Russian literature

Foreign Policy magazine ponders about Russian literature for non-Russian audience:

The last Russian novel to become a genuine American sensation was Doctor Zhivago, which was published the year before Pasternak won the 1958 Nobel Prize in literature. The most recent nonfiction book of comparable fame was Aleksandr Solzhenitsyn’s The Gulag Archipelago, which was published in the West in 1973. Since then, no Russian writer has enjoyed true breakout American celebrity.

Noble efforts to translate and promote Russia’s contemporary literature persist, but today in the United States, only about 4.6 percent of books translated into English were written in Russian, placing the language far behind French, Spanish, and German. “Great books are being written in Russia today,” Dmitry Bykov, Russia’s leading contemporary critic and a biographer of Pasternak, said in a radio interview. “But not nearly enough get translated.”

Russia’s “general cultural rot has affected literature to an even greater extent than other cultural production.” Chad Post of the Three Percent translation project at the University of Rochester provides a more benign explanation: “poor distribution networks” in the United States. But Natasha Perova, whose famous Moscow publishing house, Glas, announced it was suspending work in late 2014, says the American market is more to blame. These days, people buying from Perova’s U.S. distributors “seem to have an allergy to everything Russian,” she says. In the early 1990s, “everything Russian was welcome because the world had great hopes for Russia. We thought Russia would be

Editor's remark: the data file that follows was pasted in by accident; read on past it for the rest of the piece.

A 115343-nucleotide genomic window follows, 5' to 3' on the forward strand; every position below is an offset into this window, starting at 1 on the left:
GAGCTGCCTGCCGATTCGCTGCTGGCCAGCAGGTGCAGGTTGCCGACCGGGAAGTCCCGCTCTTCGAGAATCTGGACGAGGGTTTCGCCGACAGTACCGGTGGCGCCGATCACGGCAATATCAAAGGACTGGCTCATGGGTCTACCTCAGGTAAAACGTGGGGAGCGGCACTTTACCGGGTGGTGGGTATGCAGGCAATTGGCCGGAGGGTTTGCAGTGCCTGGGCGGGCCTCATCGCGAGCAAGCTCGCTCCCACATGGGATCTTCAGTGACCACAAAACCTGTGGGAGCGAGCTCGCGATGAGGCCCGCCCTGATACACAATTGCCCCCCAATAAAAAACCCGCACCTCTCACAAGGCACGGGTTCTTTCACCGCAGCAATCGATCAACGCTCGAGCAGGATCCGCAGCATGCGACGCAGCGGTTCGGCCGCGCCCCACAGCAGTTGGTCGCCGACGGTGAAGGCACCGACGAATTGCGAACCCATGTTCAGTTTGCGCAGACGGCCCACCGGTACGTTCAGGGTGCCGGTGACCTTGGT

reintegrating into the European context. But it gradually went back to its former practices, and people turned away from us.”

Russia still produces more books than most other countries: Some 120,000 new titles were published in Russian in 2013, according to government figures. But today, Russia’s writers are content providers vying for attention in a vibrant marketplace of entertainment and information. 

In the past, Russians looked to their literature for a design and philosophy of life. In the works of Tolstoy and Fyodor Dostoyevsky, Alexander Pushkin and Anton Chekhov, Russians found their moral nuts and bolts, wrestling with the forces of history that threatened to break them apart. Writers, in short, were asked to live more deeply than ordinary mortals.

Today Russian writers are no longer deified at home, let alone abroad. Yet at least the right to publish in Russia holds good; in comparison with the centuries that came before, the past 23 years have been largely free of censorship. Even if Russia is now entering another cycle of oppression, writers will be there to document every turn of the screw — and the best among them will produce classics.

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